Tuesday, February 14, 2012

Love is in the Air

(Valentine's Day edition...)

Let's imagine that you're a young, fertile female, and your biological clock is quickly winding down. It's a great big world out there, and you need to find a mate ASAP. What he looks like isn't a high priority, which is fortunate because it's not safe for either of you to go looking for love in broad daylight. Your only hope is that he somehow finds you at night, in the dark.

What's a girl to do? She must deploy her secret weapon -- pheromones.

Hemlock Looper moth on a cottonwood leaf (c) John Ashley
Hemlock Looper moth on a cottonwood leaf (c) John Ashley
Welcome to the secret sex lives of moths. Moths use airborne chemical scents -- or pheromones -- to locate, identify and choose their mates in the dark. Moth pheromones are often species-specific, which helps to prevent pairings with similar-looking but unrelated species. Females and males both rely on this chemical courtship, but in slightly different ways.

Female moths have special pheromone-producing glands that are located in two of their abdominal segments. "Calling" occurs after sunset and peaks sometime before midnight, as the virgin females release their magical come-hither perfumes into the wind. They must sit tight while calling and hope that a male arrives. Females of some moth species (but no males) have even traded in the ability to fly in order to produce more eggs -- they couldn't go looking for a male even if they wanted to.

Moth antennae (c) John AshleyMale moths tend to have larger, feathery antennae, with each one harboring upwards of 17,000 microscopic pheromone sensors. Males fly upwind into the pheromone gradient, searching for the virgin female from as far away as three miles. When a male arrives, the female won't accept him by sight (it's dark), only by his chemical cue. So he releases his own male pheromones at close range, and this confirms his identity to the female. Male moth pheromones also change composition slightly as they grow older. And the females, in turn, show a preference for choosing an older male to mate with.

Moth antennae (c) John AshleyMoth mating can last for many hours. Afterwards, the fertilized female stops calling at night and begins looking for places to lay her eggs. Males continue to "sniff" with their antennae, just in case another mating opportunity appears on the wind.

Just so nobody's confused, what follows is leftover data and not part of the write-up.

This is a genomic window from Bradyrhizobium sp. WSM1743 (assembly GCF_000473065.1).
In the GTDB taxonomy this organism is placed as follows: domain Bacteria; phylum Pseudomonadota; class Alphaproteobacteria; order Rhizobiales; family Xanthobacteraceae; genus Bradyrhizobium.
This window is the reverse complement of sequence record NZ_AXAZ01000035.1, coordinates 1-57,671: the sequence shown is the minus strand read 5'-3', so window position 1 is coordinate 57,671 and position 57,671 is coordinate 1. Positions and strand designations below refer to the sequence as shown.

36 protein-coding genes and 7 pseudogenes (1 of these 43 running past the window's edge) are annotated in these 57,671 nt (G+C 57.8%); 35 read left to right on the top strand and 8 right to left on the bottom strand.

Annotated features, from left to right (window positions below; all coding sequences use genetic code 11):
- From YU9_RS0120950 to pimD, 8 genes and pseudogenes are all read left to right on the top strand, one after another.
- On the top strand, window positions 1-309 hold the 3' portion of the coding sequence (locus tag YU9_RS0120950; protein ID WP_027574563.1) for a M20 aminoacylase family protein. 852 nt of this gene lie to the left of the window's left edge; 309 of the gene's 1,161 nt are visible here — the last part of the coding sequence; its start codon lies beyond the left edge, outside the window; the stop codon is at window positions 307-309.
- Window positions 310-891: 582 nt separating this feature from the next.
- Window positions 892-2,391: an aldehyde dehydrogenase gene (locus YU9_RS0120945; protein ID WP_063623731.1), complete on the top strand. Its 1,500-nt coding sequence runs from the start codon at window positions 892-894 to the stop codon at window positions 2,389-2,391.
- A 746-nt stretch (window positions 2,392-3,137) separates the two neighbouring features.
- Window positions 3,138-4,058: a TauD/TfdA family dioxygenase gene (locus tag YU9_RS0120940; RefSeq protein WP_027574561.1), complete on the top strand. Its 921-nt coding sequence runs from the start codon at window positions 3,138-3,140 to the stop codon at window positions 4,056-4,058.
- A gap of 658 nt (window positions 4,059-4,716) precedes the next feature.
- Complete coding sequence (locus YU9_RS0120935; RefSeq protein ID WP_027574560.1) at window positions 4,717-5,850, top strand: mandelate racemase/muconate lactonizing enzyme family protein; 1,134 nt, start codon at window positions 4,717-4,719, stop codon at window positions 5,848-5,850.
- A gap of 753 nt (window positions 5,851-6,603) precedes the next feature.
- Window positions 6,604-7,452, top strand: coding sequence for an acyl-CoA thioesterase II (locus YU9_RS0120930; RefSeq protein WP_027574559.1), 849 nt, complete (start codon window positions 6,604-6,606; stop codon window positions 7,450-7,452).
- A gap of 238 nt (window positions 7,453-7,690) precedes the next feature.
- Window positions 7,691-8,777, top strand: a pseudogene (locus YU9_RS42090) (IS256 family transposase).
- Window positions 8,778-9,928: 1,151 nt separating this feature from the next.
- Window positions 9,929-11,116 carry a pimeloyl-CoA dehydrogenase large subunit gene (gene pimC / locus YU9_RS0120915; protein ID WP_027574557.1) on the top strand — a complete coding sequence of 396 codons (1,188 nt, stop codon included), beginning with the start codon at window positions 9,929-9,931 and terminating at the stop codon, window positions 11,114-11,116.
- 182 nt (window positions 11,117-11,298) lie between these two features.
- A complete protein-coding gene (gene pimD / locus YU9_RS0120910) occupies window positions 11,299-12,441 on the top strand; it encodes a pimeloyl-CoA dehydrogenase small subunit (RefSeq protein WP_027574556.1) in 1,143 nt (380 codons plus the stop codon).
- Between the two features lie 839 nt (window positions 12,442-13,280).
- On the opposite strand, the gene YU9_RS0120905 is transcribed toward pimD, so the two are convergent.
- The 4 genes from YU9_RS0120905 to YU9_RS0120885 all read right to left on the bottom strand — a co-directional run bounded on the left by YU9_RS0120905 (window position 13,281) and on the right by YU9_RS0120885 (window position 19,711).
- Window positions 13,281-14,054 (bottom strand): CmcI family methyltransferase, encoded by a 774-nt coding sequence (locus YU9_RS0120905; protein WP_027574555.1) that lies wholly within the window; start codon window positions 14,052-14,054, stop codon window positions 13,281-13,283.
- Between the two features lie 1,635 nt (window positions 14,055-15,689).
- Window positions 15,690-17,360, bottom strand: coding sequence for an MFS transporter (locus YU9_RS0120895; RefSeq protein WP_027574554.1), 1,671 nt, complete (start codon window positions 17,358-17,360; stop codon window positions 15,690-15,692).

Moths first appeared about 600 million years ago -- long after flowering plants -- as one of the last insect groups to evolve. Now we call them "Lepidoptera," or the "scaly-wing" order of insects. That's because moth wings are covered with thousands of tiny scales that aid in flight and show subtle colors.

Of roughly 150,000 Lepidoptera species that have been identified so far, more than 130,000 are moths, and the vast majority of these are nocturnal. That leaves us with a subset of almost 20,000 Lepidoptera species that fly during the daytime and are often brightly patterned and colored. These are the butterflies -- easily the most popular insects in the world. In Montana, there are currently 322 confirmed moth species and 212 confirmed butterfly species, with many more waiting to be discovered.

Satyr Angelwing butterfly showing clubbed antennae (c) John Ashley
Satyr Angelwing butterfly showing clubbed antennae.
Diurnal butterflies probably branched off from the nocturnal moths to fill a different niche, feeding on nectar-producing flowers that are open during the day. Like their moth cousins, butterflies still use pheromones for mating. But because they are active during daylight, most of the butterfly species have also evolved brightly-colored and boldly-patterned wings. Perhaps due to these addition of visual cues for mating, butterflies have smaller, simpler, clubbed antennae -- not the elaborate, feathery antennae of most moths.

Maybe now it's easier to understand why there are so many dull-colored, similar-looking moth species (they're mostly night fliers, use mostly chemical cues for mating), and why the butterflies tend to be more colorful and easier to find (they're mostly day fliers, use mostly visual cues for mating).

From this perspective, maybe we can start showing moths the kind of love that we lavish upon butterflies. After all, butterflies are just fancy moths.

Butterfly and Moth Teacher's Guide (K-12)
National Moth Week, July 23-29, 2012
Butterflies and Moths of North America
The Moths of Canada
The Lepidopterist Society